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German economy avoids sliding into recession

German economy avoids sliding into recession
Germany’s economy shows signs of growth in the first quarter of 2013 and is likely to climb out of recession, the country’s central bank reported Monday.

­This comes depite the largest economy in the 17-country eurozone falling sharply, by 0.6%, in the final months of 2012. Had the country experienced two straight-quarter dips, Germany could have found itself officially in recession.

Businesses are most likely to start expanding and investing again as fears about government debt crisis ease, the Bundesbank stated, adding that “a plus in total economic production can be expected for the first quarter of 2013.”

The purchasing power of German consumers and industry is seen as key to the recovery of the Euro bloc, largely due to Germany's high import trade from European neighbors in the bloc. In addition, German companies use firms in neighboring countries as suppliers.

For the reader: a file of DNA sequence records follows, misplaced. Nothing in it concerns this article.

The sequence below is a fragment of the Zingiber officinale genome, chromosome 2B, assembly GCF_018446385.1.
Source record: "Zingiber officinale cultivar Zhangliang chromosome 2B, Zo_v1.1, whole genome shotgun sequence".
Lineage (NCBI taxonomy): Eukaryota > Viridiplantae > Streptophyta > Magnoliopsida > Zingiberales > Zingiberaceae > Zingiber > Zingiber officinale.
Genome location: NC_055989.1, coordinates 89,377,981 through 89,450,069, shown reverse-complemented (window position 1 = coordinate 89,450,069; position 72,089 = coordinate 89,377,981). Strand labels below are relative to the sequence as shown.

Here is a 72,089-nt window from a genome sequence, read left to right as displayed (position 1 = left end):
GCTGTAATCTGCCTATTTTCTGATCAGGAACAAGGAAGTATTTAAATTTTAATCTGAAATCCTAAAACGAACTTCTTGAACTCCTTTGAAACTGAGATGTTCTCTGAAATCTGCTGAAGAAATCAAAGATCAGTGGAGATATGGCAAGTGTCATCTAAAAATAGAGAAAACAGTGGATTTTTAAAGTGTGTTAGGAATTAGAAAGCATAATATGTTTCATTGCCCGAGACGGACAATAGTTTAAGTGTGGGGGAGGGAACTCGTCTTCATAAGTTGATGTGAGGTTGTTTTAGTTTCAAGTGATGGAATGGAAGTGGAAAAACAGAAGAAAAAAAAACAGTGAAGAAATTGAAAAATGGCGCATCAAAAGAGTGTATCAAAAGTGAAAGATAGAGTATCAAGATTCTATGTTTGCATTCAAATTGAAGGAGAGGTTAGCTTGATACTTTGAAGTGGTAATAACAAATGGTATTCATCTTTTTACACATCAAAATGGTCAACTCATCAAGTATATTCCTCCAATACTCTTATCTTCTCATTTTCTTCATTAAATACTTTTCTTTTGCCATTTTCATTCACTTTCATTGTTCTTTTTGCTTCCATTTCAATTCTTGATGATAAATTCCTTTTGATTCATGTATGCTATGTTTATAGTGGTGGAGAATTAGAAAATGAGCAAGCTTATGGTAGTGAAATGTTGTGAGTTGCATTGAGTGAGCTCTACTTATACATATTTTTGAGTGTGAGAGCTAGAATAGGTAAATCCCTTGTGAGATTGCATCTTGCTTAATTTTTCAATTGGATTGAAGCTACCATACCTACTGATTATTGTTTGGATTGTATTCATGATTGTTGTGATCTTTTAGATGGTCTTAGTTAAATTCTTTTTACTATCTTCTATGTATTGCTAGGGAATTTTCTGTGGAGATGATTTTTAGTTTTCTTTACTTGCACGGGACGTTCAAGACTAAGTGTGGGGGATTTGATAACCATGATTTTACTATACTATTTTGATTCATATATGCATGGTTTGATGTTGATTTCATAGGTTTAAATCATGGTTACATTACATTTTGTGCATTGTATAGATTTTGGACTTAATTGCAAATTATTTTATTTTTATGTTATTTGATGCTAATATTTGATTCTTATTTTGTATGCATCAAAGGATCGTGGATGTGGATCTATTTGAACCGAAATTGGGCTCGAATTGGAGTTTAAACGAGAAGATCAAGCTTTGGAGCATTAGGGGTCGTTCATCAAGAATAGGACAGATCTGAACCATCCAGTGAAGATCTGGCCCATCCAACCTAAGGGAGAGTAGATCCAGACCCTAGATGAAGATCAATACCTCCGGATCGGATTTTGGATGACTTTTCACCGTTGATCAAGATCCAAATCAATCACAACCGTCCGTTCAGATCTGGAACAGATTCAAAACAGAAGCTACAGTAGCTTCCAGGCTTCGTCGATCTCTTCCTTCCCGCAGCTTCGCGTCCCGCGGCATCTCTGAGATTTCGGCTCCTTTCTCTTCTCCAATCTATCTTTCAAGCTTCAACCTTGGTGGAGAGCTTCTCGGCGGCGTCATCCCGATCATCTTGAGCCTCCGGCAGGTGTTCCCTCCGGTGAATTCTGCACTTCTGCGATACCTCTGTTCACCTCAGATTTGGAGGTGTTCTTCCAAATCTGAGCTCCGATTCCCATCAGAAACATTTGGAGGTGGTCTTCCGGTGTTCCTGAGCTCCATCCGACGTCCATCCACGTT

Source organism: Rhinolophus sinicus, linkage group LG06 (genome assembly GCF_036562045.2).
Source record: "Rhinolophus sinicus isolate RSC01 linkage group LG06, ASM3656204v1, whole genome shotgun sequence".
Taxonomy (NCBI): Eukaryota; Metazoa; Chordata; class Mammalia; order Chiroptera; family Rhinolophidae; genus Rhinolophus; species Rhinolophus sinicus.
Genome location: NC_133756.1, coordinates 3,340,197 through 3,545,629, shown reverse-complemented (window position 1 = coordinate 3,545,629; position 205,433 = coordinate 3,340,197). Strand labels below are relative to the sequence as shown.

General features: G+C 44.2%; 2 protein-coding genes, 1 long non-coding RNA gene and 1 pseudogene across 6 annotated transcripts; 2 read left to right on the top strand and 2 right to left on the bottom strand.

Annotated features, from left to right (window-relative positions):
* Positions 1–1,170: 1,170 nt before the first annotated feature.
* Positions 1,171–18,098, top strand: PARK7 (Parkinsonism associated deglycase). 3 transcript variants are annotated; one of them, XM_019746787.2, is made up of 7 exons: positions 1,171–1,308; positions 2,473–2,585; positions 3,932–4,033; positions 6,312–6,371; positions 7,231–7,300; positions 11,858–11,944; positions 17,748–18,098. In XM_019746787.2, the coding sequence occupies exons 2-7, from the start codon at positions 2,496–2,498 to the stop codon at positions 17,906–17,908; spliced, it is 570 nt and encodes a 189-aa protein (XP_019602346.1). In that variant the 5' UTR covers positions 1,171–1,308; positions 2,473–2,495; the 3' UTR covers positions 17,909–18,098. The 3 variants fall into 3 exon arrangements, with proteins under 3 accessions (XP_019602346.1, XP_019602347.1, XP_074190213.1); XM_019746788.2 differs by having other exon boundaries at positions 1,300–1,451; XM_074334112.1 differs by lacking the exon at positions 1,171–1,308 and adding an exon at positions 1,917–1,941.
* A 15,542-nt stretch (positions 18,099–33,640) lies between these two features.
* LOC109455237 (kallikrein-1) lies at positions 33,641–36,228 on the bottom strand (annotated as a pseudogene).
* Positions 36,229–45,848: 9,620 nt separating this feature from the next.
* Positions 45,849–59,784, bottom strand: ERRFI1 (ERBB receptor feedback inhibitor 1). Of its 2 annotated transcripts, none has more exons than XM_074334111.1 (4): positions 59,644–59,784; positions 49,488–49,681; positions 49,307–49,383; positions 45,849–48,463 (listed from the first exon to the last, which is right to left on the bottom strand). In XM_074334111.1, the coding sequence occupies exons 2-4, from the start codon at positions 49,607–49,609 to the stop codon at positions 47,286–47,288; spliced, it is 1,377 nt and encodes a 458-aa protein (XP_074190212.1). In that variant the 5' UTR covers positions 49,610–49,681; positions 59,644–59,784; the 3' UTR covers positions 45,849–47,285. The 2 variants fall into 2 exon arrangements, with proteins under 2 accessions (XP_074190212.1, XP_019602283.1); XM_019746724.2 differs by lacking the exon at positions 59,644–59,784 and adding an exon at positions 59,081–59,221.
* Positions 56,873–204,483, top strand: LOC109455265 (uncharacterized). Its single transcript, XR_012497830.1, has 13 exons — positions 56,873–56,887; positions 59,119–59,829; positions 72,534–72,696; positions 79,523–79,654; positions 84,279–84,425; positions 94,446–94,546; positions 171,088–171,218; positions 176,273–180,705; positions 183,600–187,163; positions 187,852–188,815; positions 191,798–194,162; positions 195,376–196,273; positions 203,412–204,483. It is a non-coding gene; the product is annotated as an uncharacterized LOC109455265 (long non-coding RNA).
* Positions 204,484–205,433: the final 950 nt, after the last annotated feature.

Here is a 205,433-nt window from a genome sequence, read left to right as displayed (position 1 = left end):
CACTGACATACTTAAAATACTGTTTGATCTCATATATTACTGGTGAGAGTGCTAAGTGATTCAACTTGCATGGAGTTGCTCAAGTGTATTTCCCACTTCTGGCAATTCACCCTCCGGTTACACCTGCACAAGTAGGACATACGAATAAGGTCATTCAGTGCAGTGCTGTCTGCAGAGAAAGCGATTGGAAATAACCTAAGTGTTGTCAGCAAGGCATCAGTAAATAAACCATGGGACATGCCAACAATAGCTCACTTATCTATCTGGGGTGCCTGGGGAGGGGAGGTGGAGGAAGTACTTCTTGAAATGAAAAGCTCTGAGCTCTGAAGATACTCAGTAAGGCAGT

Many European Union euro states are mired in recession. The European Central Bank predicts the eurozone will shrink 0.3% in 2013 and can only start recovering later in the year. Governments are cutting spending and raising taxes to reduce heavy levels of debt, slowing their economies. Greece, Portugal and Ireland have needed bailout loans from the other eurozone members, while Spain and Italy are struggling in recessions with high unemployment.